I have friends who wants me to be more social. They want me to go out more. I want to say to them: thank you, dearest ones. It’s just that sometimes I need to be alone. With kids, I am so rarely alone, and that’s pretty difficult with a brain like mine. Sometimes I need to go sit in the woods by myself. Sometimes I don’t want to talk. I can’t do this culture of go-go-go, talk-talk-talk. I feel empty when I follow that trail. I feel fuller when I sit down and breathe, feel what’s really going on in my heart. It’s like a filling up of my soul, and if I don’t do it on a regular basis, I’m a wispy shell with a fake smile.
But the problem I’ve found is that if I divulge to a friend that I suffer from depression, my well-meaning friend assumes that my absence means I’m on a dark bender. Perhaps that is just her caring nature. Or maybe she’s making an unfair judgement. Nothing is better than a friend who, when I haven’t seen her in a while, says a happy hello, catches up, then we make a plan for a get together with no guilt trips, no “Where have you been?! Are you OKAY?” The friend who keeps tabs on how often we hang out makes me feel like I’m a bad friend. Am I? Do I need a disclaimer? “Should you decide to befriend: be aware that she periodically hibernates.”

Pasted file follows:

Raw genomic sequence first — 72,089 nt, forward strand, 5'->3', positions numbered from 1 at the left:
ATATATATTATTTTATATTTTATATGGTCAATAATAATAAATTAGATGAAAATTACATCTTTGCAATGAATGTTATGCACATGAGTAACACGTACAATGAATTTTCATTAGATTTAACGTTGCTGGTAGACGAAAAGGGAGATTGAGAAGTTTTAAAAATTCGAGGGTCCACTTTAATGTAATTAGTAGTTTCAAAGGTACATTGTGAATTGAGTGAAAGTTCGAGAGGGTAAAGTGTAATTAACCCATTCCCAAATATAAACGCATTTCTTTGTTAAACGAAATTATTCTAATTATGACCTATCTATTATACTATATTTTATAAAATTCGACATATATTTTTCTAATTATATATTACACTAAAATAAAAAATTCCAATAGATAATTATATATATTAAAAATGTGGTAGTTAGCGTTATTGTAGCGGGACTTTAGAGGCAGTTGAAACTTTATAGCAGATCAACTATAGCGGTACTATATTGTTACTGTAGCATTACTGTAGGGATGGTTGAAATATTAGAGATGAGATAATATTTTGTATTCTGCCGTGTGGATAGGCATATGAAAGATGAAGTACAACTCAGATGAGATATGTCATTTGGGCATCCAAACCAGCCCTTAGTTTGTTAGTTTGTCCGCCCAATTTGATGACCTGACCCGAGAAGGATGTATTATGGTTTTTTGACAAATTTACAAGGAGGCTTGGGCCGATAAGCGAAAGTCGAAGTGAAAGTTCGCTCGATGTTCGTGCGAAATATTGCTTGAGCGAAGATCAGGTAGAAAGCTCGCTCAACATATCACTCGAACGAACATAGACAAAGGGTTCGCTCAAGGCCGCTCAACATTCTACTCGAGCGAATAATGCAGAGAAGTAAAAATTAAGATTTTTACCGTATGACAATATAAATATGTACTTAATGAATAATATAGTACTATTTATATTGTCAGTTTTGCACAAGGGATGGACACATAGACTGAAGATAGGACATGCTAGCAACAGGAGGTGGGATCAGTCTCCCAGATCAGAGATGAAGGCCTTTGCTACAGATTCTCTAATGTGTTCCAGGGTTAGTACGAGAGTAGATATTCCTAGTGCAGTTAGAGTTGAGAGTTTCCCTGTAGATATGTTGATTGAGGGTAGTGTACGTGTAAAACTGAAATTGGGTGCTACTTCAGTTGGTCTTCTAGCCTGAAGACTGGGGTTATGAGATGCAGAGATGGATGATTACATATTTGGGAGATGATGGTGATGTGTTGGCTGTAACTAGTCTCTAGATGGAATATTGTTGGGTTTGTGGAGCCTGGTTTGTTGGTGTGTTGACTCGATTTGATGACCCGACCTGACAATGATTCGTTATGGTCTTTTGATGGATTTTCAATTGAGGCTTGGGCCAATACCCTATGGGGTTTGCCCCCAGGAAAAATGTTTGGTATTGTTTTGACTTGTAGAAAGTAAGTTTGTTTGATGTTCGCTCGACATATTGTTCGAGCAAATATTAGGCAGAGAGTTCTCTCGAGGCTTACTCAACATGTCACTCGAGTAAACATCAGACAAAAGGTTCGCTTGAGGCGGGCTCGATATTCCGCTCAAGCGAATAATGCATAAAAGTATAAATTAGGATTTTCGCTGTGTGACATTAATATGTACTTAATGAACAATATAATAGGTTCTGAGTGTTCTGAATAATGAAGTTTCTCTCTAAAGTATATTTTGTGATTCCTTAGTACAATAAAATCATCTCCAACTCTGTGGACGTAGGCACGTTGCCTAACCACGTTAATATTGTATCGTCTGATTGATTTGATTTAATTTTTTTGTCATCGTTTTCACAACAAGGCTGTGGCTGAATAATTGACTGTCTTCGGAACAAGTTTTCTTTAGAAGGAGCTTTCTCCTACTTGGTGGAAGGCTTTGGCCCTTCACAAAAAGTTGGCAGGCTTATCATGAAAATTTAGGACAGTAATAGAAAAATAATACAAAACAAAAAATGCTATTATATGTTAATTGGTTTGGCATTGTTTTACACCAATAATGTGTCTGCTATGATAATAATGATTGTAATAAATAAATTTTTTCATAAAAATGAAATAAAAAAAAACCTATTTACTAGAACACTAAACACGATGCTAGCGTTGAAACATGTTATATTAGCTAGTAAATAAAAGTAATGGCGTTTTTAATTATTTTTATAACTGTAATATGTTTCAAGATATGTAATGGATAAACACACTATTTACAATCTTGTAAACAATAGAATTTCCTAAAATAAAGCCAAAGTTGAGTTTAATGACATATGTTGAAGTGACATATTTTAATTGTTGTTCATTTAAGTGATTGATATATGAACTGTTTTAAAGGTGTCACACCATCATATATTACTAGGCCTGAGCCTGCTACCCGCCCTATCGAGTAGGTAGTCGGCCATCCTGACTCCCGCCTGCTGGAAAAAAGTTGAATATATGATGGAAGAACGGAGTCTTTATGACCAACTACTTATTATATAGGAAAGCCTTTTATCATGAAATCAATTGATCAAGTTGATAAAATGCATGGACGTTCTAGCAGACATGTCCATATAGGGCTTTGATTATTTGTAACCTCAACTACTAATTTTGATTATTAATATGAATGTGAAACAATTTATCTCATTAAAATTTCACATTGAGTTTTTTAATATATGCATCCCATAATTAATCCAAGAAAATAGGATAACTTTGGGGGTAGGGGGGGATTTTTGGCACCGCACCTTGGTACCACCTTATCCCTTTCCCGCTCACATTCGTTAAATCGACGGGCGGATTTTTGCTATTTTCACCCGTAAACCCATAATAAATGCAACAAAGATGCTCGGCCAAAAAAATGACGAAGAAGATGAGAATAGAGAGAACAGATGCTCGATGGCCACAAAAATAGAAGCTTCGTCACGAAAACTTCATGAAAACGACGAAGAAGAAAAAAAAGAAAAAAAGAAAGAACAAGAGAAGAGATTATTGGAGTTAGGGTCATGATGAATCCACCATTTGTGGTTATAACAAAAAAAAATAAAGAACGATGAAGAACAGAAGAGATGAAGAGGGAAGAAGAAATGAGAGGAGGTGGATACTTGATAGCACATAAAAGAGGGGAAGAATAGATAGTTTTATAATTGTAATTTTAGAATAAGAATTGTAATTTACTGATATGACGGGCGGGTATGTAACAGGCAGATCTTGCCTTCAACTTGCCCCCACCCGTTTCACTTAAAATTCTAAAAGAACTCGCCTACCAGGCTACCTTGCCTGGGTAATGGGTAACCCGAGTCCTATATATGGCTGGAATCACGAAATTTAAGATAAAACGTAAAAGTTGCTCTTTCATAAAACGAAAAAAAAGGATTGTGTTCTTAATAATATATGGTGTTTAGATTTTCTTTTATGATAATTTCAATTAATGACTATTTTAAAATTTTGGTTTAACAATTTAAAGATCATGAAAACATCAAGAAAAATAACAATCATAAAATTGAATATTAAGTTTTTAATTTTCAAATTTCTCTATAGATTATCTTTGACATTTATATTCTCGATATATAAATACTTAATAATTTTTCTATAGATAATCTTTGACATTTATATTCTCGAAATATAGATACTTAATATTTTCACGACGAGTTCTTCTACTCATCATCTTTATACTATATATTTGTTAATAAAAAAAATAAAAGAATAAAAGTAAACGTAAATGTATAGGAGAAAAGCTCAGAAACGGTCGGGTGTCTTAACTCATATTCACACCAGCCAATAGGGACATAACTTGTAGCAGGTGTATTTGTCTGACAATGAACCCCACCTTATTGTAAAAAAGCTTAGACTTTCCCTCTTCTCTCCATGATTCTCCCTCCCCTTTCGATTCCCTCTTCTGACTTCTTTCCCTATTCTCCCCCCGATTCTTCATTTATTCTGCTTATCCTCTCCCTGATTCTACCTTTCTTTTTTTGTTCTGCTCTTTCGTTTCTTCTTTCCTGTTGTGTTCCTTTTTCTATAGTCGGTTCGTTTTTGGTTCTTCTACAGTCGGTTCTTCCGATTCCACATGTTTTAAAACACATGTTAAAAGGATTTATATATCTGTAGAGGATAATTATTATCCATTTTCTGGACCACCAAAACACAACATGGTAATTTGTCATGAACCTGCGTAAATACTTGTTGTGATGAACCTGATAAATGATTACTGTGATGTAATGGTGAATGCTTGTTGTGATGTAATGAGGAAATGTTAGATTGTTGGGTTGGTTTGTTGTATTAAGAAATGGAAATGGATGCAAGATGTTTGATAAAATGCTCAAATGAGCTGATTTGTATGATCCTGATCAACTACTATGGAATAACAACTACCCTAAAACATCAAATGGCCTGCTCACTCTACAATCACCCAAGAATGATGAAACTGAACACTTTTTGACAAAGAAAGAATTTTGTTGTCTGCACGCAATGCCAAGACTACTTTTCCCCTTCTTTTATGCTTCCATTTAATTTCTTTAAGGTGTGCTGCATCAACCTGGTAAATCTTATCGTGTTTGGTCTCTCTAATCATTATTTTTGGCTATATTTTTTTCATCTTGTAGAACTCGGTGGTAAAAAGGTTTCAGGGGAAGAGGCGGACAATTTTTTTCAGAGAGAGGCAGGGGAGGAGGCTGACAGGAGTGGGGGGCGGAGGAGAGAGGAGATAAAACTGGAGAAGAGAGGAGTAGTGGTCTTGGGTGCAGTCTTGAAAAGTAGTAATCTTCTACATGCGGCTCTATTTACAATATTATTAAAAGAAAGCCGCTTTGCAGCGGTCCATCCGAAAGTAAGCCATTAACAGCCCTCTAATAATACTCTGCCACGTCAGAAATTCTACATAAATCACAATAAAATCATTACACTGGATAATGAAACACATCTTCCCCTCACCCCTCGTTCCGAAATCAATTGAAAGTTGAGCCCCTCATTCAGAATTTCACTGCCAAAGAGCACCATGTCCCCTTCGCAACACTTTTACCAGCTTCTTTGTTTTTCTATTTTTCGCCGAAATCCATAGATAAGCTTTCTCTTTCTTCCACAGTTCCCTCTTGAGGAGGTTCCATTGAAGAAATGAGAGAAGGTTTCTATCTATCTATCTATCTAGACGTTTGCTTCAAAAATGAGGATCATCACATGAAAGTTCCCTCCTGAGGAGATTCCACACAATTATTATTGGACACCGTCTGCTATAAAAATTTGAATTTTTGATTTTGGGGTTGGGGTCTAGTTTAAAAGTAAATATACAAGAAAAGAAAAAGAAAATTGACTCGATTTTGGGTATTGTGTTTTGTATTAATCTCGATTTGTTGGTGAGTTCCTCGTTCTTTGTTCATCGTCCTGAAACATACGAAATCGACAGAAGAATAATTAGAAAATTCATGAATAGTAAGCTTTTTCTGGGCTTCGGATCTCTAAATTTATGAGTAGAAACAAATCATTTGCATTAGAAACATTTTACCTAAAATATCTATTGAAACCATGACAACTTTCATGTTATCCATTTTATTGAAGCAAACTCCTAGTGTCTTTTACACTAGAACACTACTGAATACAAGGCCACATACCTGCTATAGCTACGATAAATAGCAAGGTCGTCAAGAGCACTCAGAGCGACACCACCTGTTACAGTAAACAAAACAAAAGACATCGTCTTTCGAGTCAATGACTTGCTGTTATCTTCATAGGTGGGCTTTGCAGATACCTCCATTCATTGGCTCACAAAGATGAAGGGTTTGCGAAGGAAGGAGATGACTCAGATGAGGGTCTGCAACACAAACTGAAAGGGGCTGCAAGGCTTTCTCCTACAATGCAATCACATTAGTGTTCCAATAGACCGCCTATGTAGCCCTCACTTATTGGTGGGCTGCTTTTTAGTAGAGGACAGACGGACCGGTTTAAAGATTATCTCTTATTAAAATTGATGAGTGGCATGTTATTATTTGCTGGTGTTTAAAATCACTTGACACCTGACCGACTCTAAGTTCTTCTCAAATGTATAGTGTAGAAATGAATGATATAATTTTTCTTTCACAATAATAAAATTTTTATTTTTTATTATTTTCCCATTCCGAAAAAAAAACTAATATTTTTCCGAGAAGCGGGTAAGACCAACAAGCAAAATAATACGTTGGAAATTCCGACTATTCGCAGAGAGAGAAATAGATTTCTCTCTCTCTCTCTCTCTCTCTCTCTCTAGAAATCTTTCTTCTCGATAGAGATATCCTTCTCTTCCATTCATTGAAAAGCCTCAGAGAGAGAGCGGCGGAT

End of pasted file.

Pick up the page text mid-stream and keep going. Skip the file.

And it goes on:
Are there more people like me out there? If so, let’s unite and just say, when we need that regrouping time, that we’re going hiber. The word “hiber” is Latin for a lack of activity. Doesn’t that sound nice? Peaceful? Going hiber means that we expect no judgement from outside parties when we are absent from the latest social gathering. We send love, and RSVP that we’ll pass. Then we will remain unfazed by the social butterfly’s guilt trip. It’s our right to take a little time alone to assess, adjust and just plain be.